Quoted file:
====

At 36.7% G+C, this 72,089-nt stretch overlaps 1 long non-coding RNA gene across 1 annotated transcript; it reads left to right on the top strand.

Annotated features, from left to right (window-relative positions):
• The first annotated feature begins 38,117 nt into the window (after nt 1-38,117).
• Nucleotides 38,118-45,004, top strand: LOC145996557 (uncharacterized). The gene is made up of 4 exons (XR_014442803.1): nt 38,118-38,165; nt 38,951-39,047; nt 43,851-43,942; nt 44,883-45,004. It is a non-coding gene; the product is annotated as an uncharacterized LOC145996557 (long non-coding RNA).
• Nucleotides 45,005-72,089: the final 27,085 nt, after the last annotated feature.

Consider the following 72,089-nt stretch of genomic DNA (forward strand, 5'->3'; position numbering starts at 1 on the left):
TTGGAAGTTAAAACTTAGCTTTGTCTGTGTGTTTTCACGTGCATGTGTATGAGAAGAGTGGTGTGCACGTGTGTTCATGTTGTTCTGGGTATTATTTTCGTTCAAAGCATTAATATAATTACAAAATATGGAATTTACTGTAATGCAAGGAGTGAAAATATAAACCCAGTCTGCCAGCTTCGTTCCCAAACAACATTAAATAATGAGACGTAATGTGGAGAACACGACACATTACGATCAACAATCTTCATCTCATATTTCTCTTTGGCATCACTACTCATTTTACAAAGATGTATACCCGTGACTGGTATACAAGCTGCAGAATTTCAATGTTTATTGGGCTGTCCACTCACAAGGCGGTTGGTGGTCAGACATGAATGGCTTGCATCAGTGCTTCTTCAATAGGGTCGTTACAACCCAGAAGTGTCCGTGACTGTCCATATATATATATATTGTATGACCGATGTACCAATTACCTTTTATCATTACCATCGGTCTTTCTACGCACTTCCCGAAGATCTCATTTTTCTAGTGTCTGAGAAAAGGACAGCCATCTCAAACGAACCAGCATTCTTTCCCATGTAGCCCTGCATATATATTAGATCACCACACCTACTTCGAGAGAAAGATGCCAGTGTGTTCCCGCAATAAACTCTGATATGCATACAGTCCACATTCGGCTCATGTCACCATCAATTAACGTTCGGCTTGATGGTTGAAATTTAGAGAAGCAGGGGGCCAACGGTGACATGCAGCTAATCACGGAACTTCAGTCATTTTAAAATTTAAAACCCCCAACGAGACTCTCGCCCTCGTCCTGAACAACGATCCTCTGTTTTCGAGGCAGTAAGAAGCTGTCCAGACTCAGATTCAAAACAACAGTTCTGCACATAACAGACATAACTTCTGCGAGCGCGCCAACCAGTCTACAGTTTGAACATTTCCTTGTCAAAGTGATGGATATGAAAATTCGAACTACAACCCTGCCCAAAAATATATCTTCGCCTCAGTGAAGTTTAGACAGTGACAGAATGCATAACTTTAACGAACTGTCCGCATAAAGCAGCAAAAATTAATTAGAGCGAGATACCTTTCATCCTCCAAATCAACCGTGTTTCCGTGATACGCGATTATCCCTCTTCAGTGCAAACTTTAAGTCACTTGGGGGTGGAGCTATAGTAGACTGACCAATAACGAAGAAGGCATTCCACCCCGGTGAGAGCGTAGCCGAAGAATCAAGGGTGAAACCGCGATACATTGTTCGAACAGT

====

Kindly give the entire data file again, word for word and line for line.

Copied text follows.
At 36.7% G+C, this 72,089-nt stretch overlaps 1 long non-coding RNA gene across 1 annotated transcript; it reads left to right on the top strand.

Annotated features, from left to right (window-relative positions):
• The first annotated feature begins 38,117 nt into the window (after nt 1-38,117).
• Nucleotides 38,118-45,004, top strand: LOC145996557 (uncharacterized). The gene is made up of 4 exons (XR_014442803.1): nt 38,118-38,165; nt 38,951-39,047; nt 43,851-43,942; nt 44,883-45,004. It is a non-coding gene; the product is annotated as an uncharacterized LOC145996557 (long non-coding RNA).
• Nucleotides 45,005-72,089: the final 27,085 nt, after the last annotated feature.

Consider the following 72,089-nt stretch of genomic DNA (forward strand, 5'->3'; position numbering starts at 1 on the left):
TTGGAAGTTAAAACTTAGCTTTGTCTGTGTGTTTTCACGTGCATGTGTATGAGAAGAGTGGTGTGCACGTGTGTTCATGTTGTTCTGGGTATTATTTTCGTTCAAAGCATTAATATAATTACAAAATATGGAATTTACTGTAATGCAAGGAGTGAAAATATAAACCCAGTCTGCCAGCTTCGTTCCCAAACAACATTAAATAATGAGACGTAATGTGGAGAACACGACACATTACGATCAACAATCTTCATCTCATATTTCTCTTTGGCATCACTACTCATTTTACAAAGATGTATACCCGTGACTGGTATACAAGCTGCAGAATTTCAATGTTTATTGGGCTGTCCACTCACAAGGCGGTTGGTGGTCAGACATGAATGGCTTGCATCAGTGCTTCTTCAATAGGGTCGTTACAACCCAGAAGTGTCCGTGACTGTCCATATATATATATATTGTATGACCGATGTACCAATTACCTTTTATCATTACCATCGGTCTTTCTACGCACTTCCCGAAGATCTCATTTTTCTAGTGTCTGAGAAAAGGACAGCCATCTCAAACGAACCAGCATTCTTTCCCATGTAGCCCTGCATATATATTAGATCACCACACCTACTTCGAGAGAAAGATGCCAGTGTGTTCCCGCAATAAACTCTGATATGCATACAGTCCACATTCGGCTCATGTCACCATCAATTAACGTTCGGCTTGATGGTTGAAATTTAGAGAAGCAGGGGGCCAACGGTGACATGCAGCTAATCACGGAACTTCAGTCATTTTAAAATTTAAAACCCCCAACGAGACTCTCGCCCTCGTCCTGAACAACGATCCTCTGTTTTCGAGGCAGTAAGAAGCTGTCCAGACTCAGATTCAAAACAACAGTTCTGCACATAACAGACATAACTTCTGCGAGCGCGCCAACCAGTCTACAGTTTGAACATTTCCTTGTCAAAGTGATGGATATGAAAATTCGAACTACAACCCTGCCCAAAAATATATCTTCGCCTCAGTGAAGTTTAGACAGTGACAGAATGCATAACTTTAACGAACTGTCCGCATAAAGCAGCAAAAATTAATTAGAGCGAGATACCTTTCATCCTCCAAATCAACCGTGTTTCCGTGATACGCGATTATCCCTCTTCAGTGCAAACTTTAAGTCACTTGGGGGTGGAGCTATAGTAGACTGACCAATAACGAAGAAGGCATTCCACCCCGGTGAGAGCGTAGCCGAAGAATCAAGGGTGAAACCGCGATACATTGTTCGAACAGT